Business Brief: Deregulation of Wall Street allowed Madoff to thrive

Mar 17, 2013

In this edition of the Business Brief, New York Times financial reporter Diana Henriques, who wrote The Wizard of Lies: Bernie Madoff and the Death of Trust, tells WHQR’s Rachel Lewis Hilburn why current investor protections are woefully inadequate, and how she finds calls for further deregulation of the industry baffling.

RLH:  “What about the idea that capitalism regulates itself?

DH:  “Well, how’d that work out in 2008?  The evidence is abundant that if you unleash people to pursue the profit motive, without any regulatory restraint at all, you are subjecting your economy to the law of the jungle.” 

It’s here that Henriques invokes the name of Adam Smith – who is best known for authoring The Wealth of Nations:  widely considered the first modern treatise on economics – and specifically capitalism.  Smith wrote that a properly-regulated marketplace would allow capitalism to flourish.   

DH:  “The notion that smart regulation is the enemy of capital growth is not supported by any evidence at all. In fact, it begins to look like the better-regulated the marketplace is, the better people feel about investing there.  You don’t see a lot pension funds rushing off to invest in places like Nigeria with very high corruption indices.” 

After chronicling the collapse of the markets in 2008 – and the rise and fall of Bernie Madoff, the world’s largest Ponzi schemer, Henriques lectures across the country about the misperceptions that allowed so many smart people to become victims of Madoff. 

“It really is a mission of mine to try to persuade people that most of what they know about Ponzi schemes and Ponzi schemers is wrong or obsolete.” 

But beyond teaching investors how to minimize their risk, the veteran financial journalist says some simple regulatory adjustments would fundamentally improve overall investor protections. 

The first change:  make the Securities and Exchange Commission self-funding.

“Let it use the money it brings in to meet the problems it faces rather than having it turn over money to the federal government that it, itself needs to deal with the growth in the market that generated that additional money.”

Requiring third-party custodians to hold assets for money managers is another good security measure, according to Henriques.    

“A Ponzi scheme is almost impossible if somebody else has to hold the stakes.  If somebody else has to hold the stocks or the bonds or whatever is supposedly being purchased on your behalf.”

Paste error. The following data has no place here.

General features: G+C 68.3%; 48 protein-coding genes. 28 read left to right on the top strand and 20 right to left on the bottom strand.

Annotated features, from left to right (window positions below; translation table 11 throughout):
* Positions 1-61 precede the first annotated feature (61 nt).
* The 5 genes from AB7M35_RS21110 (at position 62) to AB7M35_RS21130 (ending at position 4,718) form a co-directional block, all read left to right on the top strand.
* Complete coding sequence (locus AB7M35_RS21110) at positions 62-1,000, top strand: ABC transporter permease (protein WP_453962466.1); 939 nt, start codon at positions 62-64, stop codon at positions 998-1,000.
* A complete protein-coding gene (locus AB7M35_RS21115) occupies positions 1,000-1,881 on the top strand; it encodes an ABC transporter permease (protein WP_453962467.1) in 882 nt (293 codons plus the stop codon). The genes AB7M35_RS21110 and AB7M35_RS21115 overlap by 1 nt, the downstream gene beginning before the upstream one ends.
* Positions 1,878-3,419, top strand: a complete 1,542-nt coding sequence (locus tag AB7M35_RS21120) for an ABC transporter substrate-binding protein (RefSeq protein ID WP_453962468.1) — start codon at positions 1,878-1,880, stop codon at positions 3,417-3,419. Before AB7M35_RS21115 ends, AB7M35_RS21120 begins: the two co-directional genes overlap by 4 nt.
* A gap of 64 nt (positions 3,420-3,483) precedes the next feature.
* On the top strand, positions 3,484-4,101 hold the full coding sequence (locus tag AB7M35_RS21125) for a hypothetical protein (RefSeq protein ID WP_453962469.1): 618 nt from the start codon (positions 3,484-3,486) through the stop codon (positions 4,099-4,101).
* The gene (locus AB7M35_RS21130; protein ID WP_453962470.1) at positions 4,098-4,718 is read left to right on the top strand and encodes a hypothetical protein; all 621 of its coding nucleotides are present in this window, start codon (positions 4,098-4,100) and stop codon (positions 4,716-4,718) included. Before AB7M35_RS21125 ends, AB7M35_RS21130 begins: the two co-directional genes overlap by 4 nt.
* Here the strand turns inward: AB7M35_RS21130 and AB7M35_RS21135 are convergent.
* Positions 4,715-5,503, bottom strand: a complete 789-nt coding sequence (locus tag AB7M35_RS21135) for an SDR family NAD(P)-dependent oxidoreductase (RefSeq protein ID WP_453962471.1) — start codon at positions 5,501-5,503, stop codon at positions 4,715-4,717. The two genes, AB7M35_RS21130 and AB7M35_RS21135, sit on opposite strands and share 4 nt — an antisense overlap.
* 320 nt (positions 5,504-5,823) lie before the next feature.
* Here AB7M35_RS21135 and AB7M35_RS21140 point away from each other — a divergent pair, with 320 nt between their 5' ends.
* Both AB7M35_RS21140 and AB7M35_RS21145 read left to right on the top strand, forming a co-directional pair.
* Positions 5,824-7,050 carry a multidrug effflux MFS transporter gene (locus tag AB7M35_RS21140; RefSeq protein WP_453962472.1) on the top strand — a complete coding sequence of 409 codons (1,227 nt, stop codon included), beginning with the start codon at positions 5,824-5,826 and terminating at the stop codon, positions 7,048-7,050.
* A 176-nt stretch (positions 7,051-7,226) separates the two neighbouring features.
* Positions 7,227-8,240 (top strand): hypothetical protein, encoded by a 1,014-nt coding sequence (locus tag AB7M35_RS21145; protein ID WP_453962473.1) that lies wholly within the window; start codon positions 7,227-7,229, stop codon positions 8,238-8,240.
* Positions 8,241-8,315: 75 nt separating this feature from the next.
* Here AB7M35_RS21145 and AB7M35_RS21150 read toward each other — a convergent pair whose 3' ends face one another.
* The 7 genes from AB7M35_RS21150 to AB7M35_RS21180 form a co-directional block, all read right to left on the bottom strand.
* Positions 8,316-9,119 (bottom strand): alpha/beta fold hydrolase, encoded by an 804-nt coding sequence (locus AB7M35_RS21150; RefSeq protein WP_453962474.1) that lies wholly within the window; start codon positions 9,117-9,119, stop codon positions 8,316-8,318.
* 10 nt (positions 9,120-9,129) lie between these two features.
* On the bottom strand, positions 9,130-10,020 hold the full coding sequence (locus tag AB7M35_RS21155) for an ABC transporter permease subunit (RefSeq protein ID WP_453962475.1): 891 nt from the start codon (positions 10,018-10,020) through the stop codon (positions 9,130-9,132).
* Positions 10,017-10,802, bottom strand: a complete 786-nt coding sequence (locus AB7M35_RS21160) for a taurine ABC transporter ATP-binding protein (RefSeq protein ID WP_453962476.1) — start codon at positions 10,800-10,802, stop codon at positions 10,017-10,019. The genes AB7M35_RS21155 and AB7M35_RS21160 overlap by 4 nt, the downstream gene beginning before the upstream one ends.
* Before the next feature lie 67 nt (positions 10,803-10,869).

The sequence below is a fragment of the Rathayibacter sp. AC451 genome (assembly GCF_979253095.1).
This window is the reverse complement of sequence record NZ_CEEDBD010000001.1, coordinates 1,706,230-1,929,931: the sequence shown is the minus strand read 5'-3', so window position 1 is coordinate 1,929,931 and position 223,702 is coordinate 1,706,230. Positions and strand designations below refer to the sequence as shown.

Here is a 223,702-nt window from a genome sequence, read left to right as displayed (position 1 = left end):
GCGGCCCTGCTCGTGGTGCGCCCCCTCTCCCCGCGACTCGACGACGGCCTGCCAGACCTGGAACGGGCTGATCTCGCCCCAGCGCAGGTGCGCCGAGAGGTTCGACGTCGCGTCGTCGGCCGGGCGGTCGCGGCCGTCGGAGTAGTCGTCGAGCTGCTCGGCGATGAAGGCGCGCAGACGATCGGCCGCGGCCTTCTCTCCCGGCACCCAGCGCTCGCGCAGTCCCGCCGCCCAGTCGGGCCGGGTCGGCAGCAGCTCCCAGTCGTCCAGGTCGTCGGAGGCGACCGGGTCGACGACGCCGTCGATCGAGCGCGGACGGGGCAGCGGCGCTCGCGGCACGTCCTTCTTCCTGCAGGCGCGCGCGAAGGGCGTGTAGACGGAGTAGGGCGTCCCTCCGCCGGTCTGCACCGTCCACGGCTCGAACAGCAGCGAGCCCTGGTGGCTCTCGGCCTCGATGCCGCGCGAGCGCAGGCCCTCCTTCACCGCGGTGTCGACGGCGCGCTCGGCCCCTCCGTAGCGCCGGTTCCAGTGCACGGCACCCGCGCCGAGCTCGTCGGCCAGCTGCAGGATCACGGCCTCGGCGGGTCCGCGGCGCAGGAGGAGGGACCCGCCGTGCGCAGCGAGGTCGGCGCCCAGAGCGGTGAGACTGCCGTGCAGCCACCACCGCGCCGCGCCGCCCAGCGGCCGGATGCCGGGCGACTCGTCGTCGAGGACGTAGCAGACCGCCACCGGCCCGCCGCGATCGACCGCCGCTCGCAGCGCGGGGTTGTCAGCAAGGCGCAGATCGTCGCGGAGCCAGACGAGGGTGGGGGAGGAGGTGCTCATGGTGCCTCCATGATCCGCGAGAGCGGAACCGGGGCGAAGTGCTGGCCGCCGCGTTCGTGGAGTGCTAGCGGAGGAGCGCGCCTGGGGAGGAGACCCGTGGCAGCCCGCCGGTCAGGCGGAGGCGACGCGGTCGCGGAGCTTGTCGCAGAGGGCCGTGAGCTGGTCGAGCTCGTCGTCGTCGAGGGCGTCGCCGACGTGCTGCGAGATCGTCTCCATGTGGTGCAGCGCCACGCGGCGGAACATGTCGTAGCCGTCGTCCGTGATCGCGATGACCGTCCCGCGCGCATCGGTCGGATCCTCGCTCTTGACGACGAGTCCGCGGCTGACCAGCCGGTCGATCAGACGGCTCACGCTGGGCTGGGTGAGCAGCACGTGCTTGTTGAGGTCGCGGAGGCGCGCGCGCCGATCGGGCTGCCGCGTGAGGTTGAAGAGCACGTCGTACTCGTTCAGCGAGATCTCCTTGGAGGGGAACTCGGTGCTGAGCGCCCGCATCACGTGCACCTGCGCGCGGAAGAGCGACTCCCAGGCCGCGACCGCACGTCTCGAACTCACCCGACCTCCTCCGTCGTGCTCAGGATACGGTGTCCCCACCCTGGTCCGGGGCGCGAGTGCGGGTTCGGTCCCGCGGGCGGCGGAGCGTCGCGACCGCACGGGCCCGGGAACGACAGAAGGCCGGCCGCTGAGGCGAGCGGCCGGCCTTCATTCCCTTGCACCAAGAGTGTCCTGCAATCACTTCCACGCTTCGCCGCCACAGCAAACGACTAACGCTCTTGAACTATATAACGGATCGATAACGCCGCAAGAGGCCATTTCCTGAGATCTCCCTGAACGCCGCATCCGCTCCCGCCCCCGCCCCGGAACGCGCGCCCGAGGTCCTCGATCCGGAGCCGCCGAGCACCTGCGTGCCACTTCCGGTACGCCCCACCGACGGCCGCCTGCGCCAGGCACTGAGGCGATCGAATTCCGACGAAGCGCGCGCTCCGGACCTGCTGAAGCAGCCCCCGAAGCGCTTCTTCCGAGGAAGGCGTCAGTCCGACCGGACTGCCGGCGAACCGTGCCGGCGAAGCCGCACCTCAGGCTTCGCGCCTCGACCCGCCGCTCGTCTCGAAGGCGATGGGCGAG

Thirdly, Henriques would strengthen the Consumer Finance Protection Bureau – or CFPB -- a government agency set up in 2010 to be a watchdog of financial service firms as well as a consumer advocate and educator. 

The CFPB is not yet meeting the benchmarks spelled out in the Dodd-Frank Consumer Protection Act, says Henriques.  The agency needs a full-time director.  

But the appointment of Richard Cordray to the post has evolved into another partisan battle on Capitol Hill.  Cordray’s nomination is tied up in the Senate – where a Republican majority says they’ll block his confirmation until structural changes are made to the CFPB.  Democratic Senator Elizabeth Warren recently called those tactics a way to keep the game rigged so that consumers remain in the dark and a few bad actors can rake in big profits. 

For Diana Henriques, the intractability on Capitol Hill is a head-scratcher.    

“I’m not sure why people feel that they’re helpless to demand better of their politicians.  Perhaps it has to do with the role that big money and big powerful lobbying interests seem to have in Washington these days.”

Until some of those regulatory changes are made, Henriques continues her mission to educate the average investor.  The most important precautions, she says, are also some of the simplest. 

“Even if Madoff had been completely honest, Rachel, what he was offering was an unregistered money management service that wasn’t even advertised on his website, that didn’t use a third-party custodian, that was highly-secretive, and that few people knew about.  Well, in what parallel universe is that a sensible investment for a middle-income investor?”

Doing the financial homework isn’t easy, says Henriques.  But in this new era of do-it-yourself pension planners, it’s an assignment that just about everyone will have to undertake. 


Diana Henriques, author of The Wizard of Lies:   Bernie Madoff and the Death of Trust, will speak at UNCW on March 20th. 

Tickets will be available for purchase at the door, 7:30 p.m., Wednesday, March 20, at the Burney Center. The cost is $8 each for OLLI members and $10 each for the general public.

Her talk is sponsored by the Osher Lifelong Learning Institute (OLLI) and the Cameron School of Business.  

Diana Henriques is also speaking to students and faculty on March 20 as a part of Business Week.